Libellant was entirely familiar with all of such things and yet he repeatedly signed up and sailed with this vessel, and I find no basis for finding that his subsequent illness on the last trip can be attributed to any breach of duty on the part of those in charge of the vessel. On the contrary, it seems to me that Dr. Sewall, the chief medical officer, did all that was possible to relieve the physical condition of libellant and it was decided that, after consultation with doctors in certain ports on the trip, it was best for libellant to remain on the ship and be brought home, rather than left in a hospital in some foreign port where he would receive no better treatment than he was receiving on board the Uruguay.

 As regards the cause of action for negligence, therefore, I find no liability on the part of the respondent. The question of a release as to such cause of action is not necessary to discuss. As to the second cause of action for maintenance and cure, however, a different situation exists.

 I am satisfied from the medical testimony, which includes the testimony of libellant's own physician, who was an expert on tuberculosis, that libellant, prior to his shipping on the Uruguay on this last trip, was suffering from minimal tuberculosis and very possibly had been so suffering for some time before. This condition is an arrested type of tuberculosis, and the medical testimony, including that of Dr. Lang, libellant's witness, indicates that as tuberculosis is a germ, no one can indicate with any assurance when the germ is implanted, but as Dr. Sewall states it is most unusual for it to make its appearance as suddenly as in this case and experience is to the contrary.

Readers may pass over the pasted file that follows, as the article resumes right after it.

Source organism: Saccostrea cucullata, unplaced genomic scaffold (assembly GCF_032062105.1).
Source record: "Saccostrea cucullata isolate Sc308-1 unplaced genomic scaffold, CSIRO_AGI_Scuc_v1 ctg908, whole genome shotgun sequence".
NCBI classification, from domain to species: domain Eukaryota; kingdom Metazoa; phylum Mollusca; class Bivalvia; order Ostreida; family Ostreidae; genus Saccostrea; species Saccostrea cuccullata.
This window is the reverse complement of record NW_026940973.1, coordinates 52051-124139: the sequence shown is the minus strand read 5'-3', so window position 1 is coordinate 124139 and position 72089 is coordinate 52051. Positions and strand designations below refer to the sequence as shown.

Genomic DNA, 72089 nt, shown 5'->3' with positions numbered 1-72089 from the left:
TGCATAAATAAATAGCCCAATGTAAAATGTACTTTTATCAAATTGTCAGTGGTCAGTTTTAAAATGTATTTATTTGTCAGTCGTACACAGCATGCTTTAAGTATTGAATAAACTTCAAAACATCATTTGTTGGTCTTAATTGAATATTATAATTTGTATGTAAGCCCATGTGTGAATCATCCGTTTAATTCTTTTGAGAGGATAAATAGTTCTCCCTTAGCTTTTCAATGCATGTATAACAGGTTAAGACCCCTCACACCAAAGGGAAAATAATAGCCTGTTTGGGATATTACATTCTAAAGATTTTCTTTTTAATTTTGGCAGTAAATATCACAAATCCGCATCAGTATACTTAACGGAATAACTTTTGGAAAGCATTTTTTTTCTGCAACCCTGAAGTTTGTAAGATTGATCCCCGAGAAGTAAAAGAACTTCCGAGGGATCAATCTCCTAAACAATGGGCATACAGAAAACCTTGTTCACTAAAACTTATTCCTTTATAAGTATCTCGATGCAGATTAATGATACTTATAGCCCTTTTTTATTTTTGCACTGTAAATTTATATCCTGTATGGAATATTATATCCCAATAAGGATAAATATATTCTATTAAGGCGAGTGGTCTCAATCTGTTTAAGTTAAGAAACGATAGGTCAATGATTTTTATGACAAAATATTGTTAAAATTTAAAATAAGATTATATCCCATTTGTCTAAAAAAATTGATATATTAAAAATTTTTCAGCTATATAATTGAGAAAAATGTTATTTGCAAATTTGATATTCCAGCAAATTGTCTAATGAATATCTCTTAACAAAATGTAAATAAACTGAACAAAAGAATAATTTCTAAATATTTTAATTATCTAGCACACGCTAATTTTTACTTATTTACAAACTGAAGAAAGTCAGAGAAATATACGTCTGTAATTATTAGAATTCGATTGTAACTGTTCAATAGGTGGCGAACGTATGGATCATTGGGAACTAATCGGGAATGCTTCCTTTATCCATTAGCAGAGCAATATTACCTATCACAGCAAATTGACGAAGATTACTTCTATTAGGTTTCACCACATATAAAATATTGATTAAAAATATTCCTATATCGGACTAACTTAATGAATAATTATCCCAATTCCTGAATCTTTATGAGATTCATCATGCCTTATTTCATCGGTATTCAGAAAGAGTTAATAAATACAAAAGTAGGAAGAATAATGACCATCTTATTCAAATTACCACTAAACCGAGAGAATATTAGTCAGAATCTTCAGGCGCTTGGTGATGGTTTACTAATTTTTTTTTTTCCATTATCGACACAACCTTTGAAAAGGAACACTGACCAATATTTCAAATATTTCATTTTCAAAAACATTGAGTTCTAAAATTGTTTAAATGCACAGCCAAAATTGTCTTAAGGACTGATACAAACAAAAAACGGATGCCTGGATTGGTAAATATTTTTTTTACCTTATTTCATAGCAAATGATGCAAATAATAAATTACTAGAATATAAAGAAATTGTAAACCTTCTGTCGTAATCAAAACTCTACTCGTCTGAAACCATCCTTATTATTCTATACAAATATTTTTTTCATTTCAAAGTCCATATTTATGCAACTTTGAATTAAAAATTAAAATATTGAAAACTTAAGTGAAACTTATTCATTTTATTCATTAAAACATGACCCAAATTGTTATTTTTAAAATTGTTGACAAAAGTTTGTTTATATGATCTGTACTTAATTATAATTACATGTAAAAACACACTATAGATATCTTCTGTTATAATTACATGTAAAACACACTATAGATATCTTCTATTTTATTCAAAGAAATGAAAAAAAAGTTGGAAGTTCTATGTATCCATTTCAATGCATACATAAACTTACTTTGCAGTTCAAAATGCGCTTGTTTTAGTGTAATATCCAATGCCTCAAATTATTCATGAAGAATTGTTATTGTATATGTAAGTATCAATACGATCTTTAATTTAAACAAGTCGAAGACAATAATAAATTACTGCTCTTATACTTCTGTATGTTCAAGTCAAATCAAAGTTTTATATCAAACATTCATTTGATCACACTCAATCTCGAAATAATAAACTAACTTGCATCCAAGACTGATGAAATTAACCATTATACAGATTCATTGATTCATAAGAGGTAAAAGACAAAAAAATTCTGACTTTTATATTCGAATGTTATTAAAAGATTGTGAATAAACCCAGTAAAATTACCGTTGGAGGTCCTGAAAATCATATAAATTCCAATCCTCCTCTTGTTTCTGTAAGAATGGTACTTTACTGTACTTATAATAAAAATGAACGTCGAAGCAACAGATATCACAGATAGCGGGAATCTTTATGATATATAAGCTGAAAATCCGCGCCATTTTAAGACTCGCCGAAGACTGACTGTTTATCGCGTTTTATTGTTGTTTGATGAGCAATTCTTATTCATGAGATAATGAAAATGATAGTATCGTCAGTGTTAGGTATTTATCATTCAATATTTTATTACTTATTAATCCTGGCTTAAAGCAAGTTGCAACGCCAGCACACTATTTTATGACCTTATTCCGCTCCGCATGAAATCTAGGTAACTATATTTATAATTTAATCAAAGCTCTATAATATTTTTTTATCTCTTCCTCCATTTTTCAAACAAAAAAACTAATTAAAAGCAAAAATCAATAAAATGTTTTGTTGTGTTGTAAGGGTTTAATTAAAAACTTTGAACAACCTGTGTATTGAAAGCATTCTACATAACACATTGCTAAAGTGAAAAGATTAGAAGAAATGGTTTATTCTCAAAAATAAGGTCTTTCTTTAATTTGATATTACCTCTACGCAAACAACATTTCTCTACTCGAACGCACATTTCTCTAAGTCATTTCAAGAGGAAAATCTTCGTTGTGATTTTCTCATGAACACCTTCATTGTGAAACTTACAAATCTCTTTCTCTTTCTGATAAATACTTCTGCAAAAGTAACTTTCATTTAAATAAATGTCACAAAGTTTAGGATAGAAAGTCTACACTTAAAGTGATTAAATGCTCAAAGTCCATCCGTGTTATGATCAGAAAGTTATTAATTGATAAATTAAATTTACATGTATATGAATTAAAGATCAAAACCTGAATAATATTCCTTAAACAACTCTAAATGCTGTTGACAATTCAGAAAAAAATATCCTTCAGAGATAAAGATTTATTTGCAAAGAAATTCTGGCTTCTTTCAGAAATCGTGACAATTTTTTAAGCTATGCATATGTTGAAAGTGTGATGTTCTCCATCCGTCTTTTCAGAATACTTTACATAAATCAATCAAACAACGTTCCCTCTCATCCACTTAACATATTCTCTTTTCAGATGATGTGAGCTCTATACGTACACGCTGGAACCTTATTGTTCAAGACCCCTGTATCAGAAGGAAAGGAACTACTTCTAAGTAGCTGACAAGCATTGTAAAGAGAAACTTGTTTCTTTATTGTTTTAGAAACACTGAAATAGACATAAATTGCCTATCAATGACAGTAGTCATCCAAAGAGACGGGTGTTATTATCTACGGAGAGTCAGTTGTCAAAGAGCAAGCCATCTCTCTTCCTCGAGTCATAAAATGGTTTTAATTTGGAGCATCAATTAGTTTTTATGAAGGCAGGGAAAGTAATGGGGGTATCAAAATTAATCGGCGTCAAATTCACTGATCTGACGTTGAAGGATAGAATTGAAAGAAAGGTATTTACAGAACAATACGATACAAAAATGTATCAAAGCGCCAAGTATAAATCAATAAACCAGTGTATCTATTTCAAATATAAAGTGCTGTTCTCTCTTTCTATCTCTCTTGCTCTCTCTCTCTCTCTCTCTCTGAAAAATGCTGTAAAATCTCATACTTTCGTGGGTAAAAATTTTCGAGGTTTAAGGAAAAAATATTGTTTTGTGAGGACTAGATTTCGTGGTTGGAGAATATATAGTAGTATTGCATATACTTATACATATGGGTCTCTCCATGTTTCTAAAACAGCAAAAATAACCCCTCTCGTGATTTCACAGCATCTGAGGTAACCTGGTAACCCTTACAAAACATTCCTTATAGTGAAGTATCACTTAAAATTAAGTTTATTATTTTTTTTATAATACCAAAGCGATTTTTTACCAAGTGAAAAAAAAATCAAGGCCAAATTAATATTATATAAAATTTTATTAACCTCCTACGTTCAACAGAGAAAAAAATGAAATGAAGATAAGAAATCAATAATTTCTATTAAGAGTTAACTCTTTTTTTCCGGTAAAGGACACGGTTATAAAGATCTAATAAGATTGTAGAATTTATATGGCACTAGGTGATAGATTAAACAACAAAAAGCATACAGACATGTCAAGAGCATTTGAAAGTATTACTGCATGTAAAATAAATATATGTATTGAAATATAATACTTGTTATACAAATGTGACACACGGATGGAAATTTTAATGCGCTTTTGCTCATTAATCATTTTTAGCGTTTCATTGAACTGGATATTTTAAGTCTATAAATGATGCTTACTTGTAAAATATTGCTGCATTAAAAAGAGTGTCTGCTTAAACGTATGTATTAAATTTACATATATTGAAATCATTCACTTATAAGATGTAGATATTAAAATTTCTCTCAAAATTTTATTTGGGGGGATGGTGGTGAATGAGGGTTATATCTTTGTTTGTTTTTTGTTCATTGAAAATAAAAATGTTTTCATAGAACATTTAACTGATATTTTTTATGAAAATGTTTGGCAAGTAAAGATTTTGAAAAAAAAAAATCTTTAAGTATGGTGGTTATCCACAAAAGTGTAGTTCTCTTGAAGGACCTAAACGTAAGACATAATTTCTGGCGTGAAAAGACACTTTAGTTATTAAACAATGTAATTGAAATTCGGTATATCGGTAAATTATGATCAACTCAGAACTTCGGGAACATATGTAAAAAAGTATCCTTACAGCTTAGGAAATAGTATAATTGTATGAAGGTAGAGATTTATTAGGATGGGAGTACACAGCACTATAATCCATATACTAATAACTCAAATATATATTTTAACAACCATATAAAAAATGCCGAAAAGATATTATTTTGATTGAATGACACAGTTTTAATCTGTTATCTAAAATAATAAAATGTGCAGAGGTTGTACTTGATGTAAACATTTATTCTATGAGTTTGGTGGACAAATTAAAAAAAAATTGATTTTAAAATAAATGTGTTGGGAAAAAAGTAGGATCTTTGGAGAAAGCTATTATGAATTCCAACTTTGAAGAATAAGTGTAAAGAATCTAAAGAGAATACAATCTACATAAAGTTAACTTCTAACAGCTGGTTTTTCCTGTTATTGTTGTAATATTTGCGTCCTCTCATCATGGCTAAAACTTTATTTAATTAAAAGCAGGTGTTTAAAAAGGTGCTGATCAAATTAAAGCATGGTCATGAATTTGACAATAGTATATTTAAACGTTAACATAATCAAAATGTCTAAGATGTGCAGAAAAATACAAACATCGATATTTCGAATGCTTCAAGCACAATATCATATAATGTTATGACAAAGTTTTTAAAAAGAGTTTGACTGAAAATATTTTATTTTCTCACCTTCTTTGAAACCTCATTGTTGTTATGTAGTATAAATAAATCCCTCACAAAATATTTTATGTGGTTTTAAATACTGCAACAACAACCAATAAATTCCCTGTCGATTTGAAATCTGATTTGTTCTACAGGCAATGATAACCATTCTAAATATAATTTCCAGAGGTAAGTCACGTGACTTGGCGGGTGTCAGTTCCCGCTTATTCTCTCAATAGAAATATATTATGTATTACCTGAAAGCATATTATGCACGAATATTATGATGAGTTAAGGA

Dr. Lang testified that when he examined libellant as late as May 27, 1946, he found his physical condition fairly well-developed and well-nourished, temperature 98, pulse 78, and that the tuberculosis was apparently arrested. That he, at no time, had more than minimal tuberculosis and that the practice at the Marine Hospital was to discharge a tubercular patient only when his condition is apparently arrested. This means his sputum is negative and chances are it will remain negative and is not progressive.

 This brings us to what actually happened to libellant. In his work as Third Army cook in the galley, he caught cold and developed pleurisy. In his previous physical condition, not due to any negligence on the part of the respondent, this pleurisy made his tubercular condition more acute and no doubt he was a sick man. Dr. Sewall at once put him in the ship's hospital. He went up on deck occasionally for sunlight and fresh air, and when the vessel arrived at Hobart, Tasmania, he was taken ashore to the hospital, X-rayed and returned to the ship. It was decided by the doctors the best thing for him was to remain on the ship. The water that had collected in his lung was removed, and again, when the ship reached Australia, he was taken ashore and X-rayed. The X-ray showing no change and so it continued on the voyage.

 When possible, libellant was taken ashore and X-rayed and his condition discussed by Dr. Sewall with other doctors. At one time prior to the final stop before leaving for California, casualties had been taken aboard and Dr. Sewall then had libellant removed from the ship's hospital on B deck to a comfortable room on A deck which he usually occupied by himself. After the fluid had been taken from the lung, libellant had a slight amount of discomfort and a low grade fever. He was afforded, according to Dr. Sewall, 'all the facilities that his condition required, good food, good ...